Partners in Crime, starring David Walliams and Jessica Raine

With Partners in Crime, the company made its first move away from ‘cosy crime,’ setting the action in a more recent period and casting Walliams and Raine to attract a younger audience. And Then There Were None, while set in 1939, has a more contemporary tone and is, Strong says, “really fucking scary.”

She explains: “Sarah Phelps has done an amazing job and has been absolutely truthful to the story while giving us this deep dark tone. For me, it embodies what we’ve been trying to do – take something and retell it so it appeals to modern audiences. If we can achieve that, then we’ve done our job. I don’t want to shake off the cosy crime image but I want people to understand that Christie can be delivered in a different way.”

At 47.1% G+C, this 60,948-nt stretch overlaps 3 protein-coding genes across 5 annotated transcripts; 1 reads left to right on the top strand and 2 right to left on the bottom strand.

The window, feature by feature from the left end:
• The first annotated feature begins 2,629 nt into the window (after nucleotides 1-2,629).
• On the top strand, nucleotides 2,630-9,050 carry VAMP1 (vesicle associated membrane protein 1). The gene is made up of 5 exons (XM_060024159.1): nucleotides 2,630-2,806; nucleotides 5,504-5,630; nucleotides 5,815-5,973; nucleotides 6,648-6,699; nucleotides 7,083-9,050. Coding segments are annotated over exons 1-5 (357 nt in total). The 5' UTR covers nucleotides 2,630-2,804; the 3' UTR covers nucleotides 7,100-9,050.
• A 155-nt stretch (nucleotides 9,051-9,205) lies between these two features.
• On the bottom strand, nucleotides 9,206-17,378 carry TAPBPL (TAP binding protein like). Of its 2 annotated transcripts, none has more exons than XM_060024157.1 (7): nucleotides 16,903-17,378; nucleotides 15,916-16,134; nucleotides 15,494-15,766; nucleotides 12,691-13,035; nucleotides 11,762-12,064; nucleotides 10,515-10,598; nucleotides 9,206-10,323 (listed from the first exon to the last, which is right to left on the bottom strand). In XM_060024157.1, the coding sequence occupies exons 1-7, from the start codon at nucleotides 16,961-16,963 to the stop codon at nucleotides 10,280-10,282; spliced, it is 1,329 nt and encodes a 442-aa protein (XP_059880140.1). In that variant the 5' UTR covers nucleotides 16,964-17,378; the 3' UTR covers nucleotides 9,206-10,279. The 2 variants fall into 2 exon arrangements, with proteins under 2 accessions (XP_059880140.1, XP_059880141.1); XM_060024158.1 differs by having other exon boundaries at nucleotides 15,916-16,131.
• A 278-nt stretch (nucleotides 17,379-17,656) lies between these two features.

The company isn’t just interested in a new way of telling Christie – it is also shaking up the way its television adaptations are built. No longer simply licensing rights away, Agatha Christie Ltd is keeping its hand in the creative process and building direct relationships with broadcasters and suggesting potential projects before selecting the production partners they want to work with to bring the idea to the screen.

“It is quite unusual,” Strong says of the strategy. “It helps that there are relationships before that process. Damien Timmer, who runs Mammoth, was an executive producer at ITV on Poirot and Miss Marple, so he has a long relationship with the family and the company. When we sat down with him, he was extremely open to the benefits of collaboration because you get a different insight when you’ve got people who really know the brand involved. The script process is very collaborative but once production starts, they get on and make the programme. It works really well.

“The thing I was most keen to do was move away from the idea that the estate is there to approve or disapprove, which does happen with estates. So if we get it right and we’ve chosen the right writer and worked on the scripts, then once you get to production, those parts are in place. It would be quite unusual to hit a fundamental problem then.